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Discussion in 'Basses [BG]' started by pierreganseman, Sep 17, 2008.
Unless you're playing in an orchestra, where you'll be fired if it's anything less than perfect.
I am sure.
+1. Be sure to check every string and every fret. Things might surprise ya.
piano;'s are not in tune
i think its part of the charm and excitment of a fretless, sliding in to a note when your just out, somtimes even smudging the note intentionally sounds amazing. ... god damn i want a fretless
Then you're wrong.
I know this, if I'm not in the ballpark, I get alot of funny looks from my guitar player and drummer.
So you're saying that every single note on every single string is 100% dead on?????
Jim is correct, it is a physical impossibility for every note to be perfectly in tune on a fretted bass. Hence the equal-tempered scale.
So my tuner is wrong?
You are right. If you define "in tune" in terms you pick, I'm sure I would agree.
The simple fact is that frets are a compromise. You can call it in tune if you want to, and I'll call it out of tune if I want to. We are both right, and it is still a compromise.
Intonation and tuning are a huge topic, as I am sure you know, but this is not the place to discuss it. Agreed?
There's an informative article on tuning systems here.
The basic gist of this topic: there are numerous tuning systems out there and none are perfect. These days, most fixed tuning instruments (piano, fretted instruments, etc.) are tuned using an overall compromise called equal-temperament. With equal-temperament, intervals are not truly in-tune, and some are worse than others. With a fretless bass, you have the opportunity to adjust to be in-tune harmonically. But of course this may be subtle to most listeners.
Maybe because I'm usually singing it's different for me, but I feel I'm in tune most of the time. It just feels wrong when I'm out of tune & so it doesn't happen very often. I can't use a lined fretless, it confuses me. If it helped me I'd surely have one though. I admit the first month was a bit shaky, but once I started listening instead of looking it all came together. I sometimes listen to tracks & wonder if I used a fretless or not.
If I play any note on my bass when i'm in tune, my tuner will say i'm in tune also.
That's all there is to it.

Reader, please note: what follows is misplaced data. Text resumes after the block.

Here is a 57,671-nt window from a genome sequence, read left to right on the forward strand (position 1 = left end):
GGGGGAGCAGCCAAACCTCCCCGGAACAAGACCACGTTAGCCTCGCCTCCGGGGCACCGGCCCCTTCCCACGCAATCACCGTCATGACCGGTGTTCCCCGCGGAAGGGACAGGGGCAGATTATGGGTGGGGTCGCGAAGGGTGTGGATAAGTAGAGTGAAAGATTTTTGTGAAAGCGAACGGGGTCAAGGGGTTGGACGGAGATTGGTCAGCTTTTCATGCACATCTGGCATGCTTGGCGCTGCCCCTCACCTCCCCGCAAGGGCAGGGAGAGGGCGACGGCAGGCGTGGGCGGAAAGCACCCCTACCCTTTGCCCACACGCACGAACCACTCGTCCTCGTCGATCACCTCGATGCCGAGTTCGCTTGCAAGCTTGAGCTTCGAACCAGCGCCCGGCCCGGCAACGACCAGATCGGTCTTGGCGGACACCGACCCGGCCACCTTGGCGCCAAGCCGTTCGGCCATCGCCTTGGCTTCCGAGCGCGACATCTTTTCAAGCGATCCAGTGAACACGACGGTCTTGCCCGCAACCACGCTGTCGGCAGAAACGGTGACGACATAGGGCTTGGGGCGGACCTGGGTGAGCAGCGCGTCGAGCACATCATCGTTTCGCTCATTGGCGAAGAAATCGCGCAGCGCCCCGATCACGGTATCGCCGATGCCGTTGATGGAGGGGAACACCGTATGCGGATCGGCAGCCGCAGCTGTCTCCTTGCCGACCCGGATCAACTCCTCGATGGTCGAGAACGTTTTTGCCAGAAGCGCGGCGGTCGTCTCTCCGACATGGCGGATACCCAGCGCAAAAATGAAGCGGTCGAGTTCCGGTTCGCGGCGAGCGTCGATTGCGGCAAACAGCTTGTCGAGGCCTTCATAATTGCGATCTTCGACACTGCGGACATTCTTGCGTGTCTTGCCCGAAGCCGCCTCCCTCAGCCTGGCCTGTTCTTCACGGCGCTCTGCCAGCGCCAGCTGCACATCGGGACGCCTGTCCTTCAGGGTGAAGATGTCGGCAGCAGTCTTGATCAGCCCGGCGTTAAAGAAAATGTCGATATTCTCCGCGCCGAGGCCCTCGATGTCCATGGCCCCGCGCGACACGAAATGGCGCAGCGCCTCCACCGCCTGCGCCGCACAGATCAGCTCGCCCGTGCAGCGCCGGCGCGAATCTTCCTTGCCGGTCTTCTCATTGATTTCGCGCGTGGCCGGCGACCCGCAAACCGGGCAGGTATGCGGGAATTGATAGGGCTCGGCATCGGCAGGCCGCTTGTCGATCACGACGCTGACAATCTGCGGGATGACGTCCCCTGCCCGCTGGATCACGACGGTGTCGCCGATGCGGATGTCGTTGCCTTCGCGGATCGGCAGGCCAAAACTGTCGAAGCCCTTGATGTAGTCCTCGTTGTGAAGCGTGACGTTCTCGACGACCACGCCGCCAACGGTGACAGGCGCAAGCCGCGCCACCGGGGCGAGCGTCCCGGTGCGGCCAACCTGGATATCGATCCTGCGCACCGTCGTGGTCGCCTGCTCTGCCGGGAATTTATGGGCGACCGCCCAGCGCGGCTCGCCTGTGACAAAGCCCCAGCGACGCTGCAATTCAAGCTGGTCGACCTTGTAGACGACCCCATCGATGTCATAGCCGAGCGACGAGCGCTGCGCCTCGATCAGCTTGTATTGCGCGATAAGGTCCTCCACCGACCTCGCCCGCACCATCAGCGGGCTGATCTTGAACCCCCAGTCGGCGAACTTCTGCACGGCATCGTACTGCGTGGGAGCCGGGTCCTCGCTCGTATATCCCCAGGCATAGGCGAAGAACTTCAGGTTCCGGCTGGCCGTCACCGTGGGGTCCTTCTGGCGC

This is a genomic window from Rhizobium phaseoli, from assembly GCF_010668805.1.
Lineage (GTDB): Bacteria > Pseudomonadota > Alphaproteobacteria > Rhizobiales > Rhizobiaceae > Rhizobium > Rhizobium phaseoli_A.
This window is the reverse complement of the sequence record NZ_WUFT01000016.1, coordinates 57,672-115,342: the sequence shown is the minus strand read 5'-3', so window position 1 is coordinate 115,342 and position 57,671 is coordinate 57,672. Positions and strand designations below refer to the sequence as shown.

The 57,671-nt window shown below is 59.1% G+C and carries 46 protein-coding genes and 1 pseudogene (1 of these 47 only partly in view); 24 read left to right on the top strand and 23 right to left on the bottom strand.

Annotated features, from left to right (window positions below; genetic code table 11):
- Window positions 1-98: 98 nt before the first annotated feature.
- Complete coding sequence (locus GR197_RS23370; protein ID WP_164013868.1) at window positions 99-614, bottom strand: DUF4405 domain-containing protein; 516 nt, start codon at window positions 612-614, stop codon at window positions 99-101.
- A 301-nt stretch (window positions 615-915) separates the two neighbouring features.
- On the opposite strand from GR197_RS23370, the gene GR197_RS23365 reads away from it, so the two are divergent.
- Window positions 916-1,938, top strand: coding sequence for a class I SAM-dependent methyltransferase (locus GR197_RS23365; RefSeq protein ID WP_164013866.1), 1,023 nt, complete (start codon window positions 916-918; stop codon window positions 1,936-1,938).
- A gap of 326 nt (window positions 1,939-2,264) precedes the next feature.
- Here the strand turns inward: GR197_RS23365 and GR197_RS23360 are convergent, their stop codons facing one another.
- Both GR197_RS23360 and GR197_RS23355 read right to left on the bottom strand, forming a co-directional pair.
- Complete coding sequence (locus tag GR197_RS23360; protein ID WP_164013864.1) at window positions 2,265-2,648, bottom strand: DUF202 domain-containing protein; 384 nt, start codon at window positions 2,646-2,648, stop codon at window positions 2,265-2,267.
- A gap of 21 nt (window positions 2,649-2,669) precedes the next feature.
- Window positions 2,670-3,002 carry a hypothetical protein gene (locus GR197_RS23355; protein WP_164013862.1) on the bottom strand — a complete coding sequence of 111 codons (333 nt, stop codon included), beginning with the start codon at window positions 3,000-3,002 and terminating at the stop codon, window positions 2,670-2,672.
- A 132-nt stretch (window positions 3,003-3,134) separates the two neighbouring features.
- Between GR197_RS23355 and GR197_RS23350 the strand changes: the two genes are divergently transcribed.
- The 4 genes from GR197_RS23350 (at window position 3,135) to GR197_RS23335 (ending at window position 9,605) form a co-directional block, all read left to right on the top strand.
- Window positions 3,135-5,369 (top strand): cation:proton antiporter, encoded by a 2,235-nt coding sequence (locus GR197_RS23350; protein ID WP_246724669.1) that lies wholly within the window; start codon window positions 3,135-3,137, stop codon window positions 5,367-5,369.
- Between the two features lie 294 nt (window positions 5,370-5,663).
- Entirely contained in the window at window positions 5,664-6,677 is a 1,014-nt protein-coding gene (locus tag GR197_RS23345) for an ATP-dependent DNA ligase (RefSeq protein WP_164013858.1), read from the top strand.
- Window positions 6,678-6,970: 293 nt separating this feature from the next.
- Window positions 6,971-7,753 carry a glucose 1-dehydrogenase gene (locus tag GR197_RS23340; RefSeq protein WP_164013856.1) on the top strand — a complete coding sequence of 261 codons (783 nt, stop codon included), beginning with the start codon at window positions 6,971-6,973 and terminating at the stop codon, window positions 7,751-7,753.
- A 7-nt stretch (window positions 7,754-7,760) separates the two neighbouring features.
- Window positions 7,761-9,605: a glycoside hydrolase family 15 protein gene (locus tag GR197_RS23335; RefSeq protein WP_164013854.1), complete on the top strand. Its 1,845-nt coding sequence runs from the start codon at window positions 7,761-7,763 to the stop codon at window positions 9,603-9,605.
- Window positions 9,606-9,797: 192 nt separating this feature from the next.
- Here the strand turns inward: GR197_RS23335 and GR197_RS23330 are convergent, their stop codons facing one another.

Every note on a properly tuned piano will not register as in-tune on your tuner, or mine for that matter. If you played a piano where every note was "in tune" it would not sound natural or pleasant. Pianos are stretch tuned, meaning the lower notes are slightly flat and higher notes are slightly sharp. This is done in large part to make them sound in tune.
Most modern sampled piano keyboards emulate this feature. hold a tuner up to a modern sample playback type keyboard and see how in tune it is.
That's only a fraction of what there is to it. If you have a tuner that says everything is in tune, it's not even remotely sensitive enough. I suggest reading the articles that others mentioned on what tempered pitch is and the limitations.
Sorry about all the quotation...but I need to ask an honest
question, and I hope you don't think I am being facetious.
Do you think your tuner listens? I don't think mine does.
In my humble opinion, even if you have the ideal tuner,
music is much more complex than what a tuner understands,
unless that tuner is you.
The endless number of 'fretless' threads continues to fascinate me. Do violin, viola, cello, bass viol players go online and discuss intonation or discuss how awesome their instrument is because it has no frets? Probably not. It seems to me that we all spend way too much time finding new and creative ways to let others know that we play fretless electric basses. Let's get over ourselves. Just play bass!
As a very humble violinist and a passable double bassist, I must agree you have a good point! However, don't forget that the musical culture and technique of those instruments is older and actually much more formalized, even for folk/fiddle styles--and especially so for classical/jazz/southern Indian styles.
My point is that we players of the fretless bass are having conversations about something that is in many ways new. That's OK, IMHO.